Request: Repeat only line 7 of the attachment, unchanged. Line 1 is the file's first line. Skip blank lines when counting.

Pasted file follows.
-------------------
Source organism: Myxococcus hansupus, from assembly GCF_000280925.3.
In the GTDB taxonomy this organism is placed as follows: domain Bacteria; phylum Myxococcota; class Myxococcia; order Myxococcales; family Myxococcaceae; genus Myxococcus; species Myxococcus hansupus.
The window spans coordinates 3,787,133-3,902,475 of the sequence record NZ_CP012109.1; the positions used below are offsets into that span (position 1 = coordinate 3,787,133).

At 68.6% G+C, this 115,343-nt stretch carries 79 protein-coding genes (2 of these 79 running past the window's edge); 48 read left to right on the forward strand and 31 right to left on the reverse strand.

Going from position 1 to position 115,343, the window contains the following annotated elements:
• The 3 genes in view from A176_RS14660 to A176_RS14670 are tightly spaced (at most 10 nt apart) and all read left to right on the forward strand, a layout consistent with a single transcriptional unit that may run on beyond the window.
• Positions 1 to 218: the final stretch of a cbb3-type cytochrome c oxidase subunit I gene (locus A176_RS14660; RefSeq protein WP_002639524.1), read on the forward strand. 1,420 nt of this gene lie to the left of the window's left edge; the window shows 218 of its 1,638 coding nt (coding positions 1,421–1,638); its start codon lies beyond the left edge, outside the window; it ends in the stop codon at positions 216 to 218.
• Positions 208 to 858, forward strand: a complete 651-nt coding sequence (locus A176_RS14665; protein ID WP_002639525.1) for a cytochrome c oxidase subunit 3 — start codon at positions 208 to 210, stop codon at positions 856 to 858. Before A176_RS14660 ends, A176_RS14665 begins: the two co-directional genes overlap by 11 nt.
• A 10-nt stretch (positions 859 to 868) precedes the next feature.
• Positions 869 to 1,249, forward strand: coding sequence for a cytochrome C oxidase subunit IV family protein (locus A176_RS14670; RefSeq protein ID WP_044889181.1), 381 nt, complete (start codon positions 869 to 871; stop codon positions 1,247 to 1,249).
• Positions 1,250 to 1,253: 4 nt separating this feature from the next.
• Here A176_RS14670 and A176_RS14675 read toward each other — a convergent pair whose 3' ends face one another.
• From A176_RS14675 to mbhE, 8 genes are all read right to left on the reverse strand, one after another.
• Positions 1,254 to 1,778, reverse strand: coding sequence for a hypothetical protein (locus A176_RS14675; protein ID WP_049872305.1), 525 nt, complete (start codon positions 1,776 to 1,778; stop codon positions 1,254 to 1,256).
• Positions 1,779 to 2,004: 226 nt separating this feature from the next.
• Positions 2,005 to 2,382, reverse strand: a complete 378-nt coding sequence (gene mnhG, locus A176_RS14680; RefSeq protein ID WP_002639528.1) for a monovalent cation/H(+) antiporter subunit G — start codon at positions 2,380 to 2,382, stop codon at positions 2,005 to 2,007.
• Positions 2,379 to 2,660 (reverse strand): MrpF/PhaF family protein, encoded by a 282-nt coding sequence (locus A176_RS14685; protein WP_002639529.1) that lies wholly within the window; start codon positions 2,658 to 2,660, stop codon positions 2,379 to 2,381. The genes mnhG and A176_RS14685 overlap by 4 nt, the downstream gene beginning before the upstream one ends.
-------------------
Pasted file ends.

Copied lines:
• Positions 1 to 218: the final stretch of a cbb3-type cytochrome c oxidase subunit I gene (locus A176_RS14660; RefSeq protein WP_002639524.1), read on the forward strand. 1,420 nt of this gene lie to the left of the window's left edge; the window shows 218 of its 1,638 coding nt (coding positions 1,421–1,638); its start codon lies beyond the left edge, outside the window; it ends in the stop codon at positions 216 to 218.